Estelle and I are teaming up to celebrate the books that turned us into readers with "You Make Me Feel So Young." In each post, we'll be highlighting three books: one joint read that we both loved growing up and then we'll each pick a book for one another (something we loved that the other one hasn't read yet).
Joint Pick: WAYSIDE SCHOOL GETS A LITTLE STRANGER by Louis Sachar | First Published: 1995
More Than You Know: Author Louis Sachar wrote Sideways Stories from Wayside School after graduating from the University of California, Berkley. During college, he worked at an elementary school to earn college credit and helped as the Noontime Supervisor (the real-life inspiration behind the "Louis the Yard Teacher" character).
Memories are Made of This: I remember reading Sideways Stories from Wayside School and Wayside School is Falling Down, but I don't know if I ever read any farther into the series! So, I was excited when we decided to read the third book. As I was reading, I was waiting to see if anything in this felt familiar, and it never did. However, I definitely remember the silliness and wackiness of Sachar's humor. It was fun to go back to Wayside!
Second Time Around: While I don't know if this was officially my second read of the book, I enjoyed the time spent in Wayside. My sister is a third grade teacher, and she's told me all about how much her students love this series. And I can see why! I loved that some of the humor was so clever it probably goes over their heads - and it was fun to read the parts that I imagine kids just adore. I liked the smaller vignettes and the longer storylines that were carried through the whole book. Now, I need to go back and re-read the first two books!
You Can Take My Word for It, Baby: I can see myself reading this book (and the series) to my future children. Knowing how much my sister's class loves it - and giggling over it myself - makes me look forward to reading it aloud one day. It will be fun to see what elements of the story they understand and obsess over!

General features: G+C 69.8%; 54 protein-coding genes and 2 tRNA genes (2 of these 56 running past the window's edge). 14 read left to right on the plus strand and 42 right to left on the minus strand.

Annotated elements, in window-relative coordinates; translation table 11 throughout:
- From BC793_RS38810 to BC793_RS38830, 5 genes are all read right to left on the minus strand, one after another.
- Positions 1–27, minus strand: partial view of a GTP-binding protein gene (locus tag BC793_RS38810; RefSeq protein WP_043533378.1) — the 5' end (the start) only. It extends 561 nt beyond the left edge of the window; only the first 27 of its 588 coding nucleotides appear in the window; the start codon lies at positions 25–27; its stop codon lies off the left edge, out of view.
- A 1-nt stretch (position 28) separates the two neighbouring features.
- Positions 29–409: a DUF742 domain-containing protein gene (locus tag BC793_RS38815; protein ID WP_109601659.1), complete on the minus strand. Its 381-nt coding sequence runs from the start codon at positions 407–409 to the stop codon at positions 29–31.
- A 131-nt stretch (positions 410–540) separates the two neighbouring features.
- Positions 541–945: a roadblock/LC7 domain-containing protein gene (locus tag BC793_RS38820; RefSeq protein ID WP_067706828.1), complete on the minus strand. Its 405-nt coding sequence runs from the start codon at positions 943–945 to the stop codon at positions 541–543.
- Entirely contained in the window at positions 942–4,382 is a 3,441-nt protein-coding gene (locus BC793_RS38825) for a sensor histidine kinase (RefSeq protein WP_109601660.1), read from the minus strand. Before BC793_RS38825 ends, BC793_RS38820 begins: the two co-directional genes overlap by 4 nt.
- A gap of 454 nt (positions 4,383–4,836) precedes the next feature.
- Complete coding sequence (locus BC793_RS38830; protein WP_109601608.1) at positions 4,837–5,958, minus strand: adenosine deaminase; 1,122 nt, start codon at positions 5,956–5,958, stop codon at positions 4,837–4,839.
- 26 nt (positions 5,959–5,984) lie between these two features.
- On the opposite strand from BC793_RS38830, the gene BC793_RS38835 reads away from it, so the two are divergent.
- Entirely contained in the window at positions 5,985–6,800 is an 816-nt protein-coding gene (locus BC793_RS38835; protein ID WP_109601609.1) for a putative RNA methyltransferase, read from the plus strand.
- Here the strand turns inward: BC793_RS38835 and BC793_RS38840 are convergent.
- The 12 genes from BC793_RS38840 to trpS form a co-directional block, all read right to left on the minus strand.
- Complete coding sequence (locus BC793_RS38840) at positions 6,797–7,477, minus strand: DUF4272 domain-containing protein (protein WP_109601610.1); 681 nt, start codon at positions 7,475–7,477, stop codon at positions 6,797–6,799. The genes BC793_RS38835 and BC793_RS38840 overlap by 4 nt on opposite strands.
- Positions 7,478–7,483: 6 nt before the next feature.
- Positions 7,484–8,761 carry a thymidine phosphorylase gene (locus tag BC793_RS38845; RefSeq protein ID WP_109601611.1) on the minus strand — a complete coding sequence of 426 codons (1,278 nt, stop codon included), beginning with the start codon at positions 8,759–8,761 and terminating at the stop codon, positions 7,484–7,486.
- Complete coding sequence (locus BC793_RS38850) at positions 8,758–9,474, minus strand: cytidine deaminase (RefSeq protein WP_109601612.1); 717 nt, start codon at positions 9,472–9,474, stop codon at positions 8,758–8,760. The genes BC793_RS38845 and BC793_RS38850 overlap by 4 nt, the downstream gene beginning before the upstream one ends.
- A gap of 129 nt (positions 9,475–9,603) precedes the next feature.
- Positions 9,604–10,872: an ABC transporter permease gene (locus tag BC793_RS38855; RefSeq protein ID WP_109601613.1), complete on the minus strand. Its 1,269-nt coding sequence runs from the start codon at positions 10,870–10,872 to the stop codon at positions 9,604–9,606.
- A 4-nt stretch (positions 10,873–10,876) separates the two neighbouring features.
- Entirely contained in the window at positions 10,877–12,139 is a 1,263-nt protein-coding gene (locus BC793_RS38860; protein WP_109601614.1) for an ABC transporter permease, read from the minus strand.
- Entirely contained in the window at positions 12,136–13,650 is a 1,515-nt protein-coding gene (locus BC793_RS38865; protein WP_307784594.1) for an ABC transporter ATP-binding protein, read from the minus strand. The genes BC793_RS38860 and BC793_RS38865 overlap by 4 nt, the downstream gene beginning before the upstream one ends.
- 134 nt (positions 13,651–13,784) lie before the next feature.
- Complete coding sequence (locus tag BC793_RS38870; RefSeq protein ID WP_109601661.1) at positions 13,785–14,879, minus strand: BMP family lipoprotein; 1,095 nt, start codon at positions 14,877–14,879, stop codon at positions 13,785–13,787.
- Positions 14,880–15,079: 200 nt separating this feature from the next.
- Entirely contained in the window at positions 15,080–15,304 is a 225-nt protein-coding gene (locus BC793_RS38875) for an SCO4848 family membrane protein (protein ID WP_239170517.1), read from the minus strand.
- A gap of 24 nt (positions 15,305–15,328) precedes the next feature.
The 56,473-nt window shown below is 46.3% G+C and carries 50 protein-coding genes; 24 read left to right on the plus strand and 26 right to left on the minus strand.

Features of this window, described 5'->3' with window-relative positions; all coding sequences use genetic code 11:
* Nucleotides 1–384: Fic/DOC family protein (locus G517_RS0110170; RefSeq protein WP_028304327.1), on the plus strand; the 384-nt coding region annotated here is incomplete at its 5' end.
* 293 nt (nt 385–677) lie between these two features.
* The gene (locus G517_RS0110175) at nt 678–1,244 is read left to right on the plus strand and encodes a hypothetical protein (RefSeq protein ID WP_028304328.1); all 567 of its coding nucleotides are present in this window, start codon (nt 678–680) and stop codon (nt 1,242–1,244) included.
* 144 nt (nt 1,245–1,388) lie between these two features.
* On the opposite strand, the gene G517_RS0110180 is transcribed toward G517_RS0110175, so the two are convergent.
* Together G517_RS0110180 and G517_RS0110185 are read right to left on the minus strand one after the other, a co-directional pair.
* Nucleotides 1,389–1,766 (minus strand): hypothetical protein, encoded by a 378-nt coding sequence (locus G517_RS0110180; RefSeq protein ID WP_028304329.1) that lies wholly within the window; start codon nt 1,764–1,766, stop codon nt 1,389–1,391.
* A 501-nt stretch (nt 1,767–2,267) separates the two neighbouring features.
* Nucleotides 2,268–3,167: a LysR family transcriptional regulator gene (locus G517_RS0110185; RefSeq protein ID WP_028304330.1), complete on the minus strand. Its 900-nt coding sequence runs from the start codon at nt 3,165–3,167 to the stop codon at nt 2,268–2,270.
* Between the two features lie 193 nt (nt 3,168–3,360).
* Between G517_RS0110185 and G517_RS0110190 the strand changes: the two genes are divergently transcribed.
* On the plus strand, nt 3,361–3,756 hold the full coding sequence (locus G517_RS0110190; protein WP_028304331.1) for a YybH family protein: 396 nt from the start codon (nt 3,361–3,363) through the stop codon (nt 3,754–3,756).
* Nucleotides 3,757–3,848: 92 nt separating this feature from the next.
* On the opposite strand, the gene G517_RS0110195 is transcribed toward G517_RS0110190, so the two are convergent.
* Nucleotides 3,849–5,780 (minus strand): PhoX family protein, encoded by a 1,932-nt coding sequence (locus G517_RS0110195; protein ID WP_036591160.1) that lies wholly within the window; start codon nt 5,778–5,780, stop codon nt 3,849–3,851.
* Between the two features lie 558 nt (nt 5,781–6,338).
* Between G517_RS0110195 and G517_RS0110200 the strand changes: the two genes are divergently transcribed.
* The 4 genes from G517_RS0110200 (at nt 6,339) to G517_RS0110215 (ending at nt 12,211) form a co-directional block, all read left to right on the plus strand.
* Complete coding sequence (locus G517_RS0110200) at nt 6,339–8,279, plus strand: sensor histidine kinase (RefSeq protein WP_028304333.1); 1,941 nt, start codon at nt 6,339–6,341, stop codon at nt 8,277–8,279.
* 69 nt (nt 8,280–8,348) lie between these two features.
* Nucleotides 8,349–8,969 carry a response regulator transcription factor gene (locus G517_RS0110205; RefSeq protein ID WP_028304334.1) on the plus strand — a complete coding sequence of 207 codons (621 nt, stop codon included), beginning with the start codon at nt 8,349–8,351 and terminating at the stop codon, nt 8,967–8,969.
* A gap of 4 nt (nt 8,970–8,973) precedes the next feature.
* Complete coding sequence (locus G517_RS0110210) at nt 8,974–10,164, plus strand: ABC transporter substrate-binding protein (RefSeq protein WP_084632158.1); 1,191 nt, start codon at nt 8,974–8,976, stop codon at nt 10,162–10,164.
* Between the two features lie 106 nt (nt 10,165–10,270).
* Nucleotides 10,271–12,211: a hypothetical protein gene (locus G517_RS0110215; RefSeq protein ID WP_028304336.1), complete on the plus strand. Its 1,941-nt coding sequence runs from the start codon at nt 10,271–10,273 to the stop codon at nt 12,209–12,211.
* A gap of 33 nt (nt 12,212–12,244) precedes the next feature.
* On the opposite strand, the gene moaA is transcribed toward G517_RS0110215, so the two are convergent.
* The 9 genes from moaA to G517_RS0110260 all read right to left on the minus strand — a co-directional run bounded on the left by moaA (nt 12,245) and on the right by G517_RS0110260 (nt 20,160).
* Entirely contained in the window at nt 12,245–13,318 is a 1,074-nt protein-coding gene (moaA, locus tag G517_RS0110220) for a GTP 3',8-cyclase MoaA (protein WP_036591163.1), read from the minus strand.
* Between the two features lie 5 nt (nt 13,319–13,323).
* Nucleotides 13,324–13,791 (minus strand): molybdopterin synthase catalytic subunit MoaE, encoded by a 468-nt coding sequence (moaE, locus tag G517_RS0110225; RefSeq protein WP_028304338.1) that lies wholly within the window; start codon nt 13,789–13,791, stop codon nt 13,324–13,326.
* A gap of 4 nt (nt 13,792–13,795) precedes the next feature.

Estelle's Pick for Me: ANASTASIA KRUPNIK | First Published: 1978
Do You Know Why? I re-read a few Anastasia books a few years ago, and I remember being quite delighted by them. She still held up even after the many years that had passed since I was crazily borrowing each book out of the library. I never hear about her much anymore, and I needed Hannah to try her out. (It's also continued our unofficial tradition of strong female characters in this little feature.) - from Estelle
Can't You Just See Yourself: Anastasia Krupnik was a completely new-to-me read! With the last two books Estelle picked for me, I'd heard of them and had a bit of an idea about what I was about to read. But that wasn't the case with this one! And now, I'm surprised that I somehow missed out on this story and this heroine. I think I would have liked Anastasia as a kid - she reminded me of Harriet (from Harriet the Spy) but way better.
I Give You My Word: I enjoyed Anastasia Krupnik, and I'm glad Estelle picked it for me. As she said, I loved continuing our unofficial tradition of reading about strong heroines. Anastasia was opinionated, smart and fun. I liked that the book focused on the everyday aspects of her life. There were bigger moments but most of them were the smaller joys and trials. My favorite storyline was the one involving Anastasia's grandmother because it made me so emotional. And the best part of the book? Her interactions with her parents! They were amazing, and I imagine Anastasia will be a combination of the two of them when she grows up.
Before the Music Ends: I really enjoyed this book, and I'm actually curious about the rest of the series! This book was such a hidden gem. I've read some of the more well-known books by Lowry (The Giver and Number the Stars), but this definitely motivated me to read more of her backlist. I bet I've been missing out! If you haven't read this series (and like smart and precocious heroines), give it a shot. Anastasia will crack you up!
Have you read either of these books? What do you remember?
Comment or join the conversation with #SoRatherBeYoung.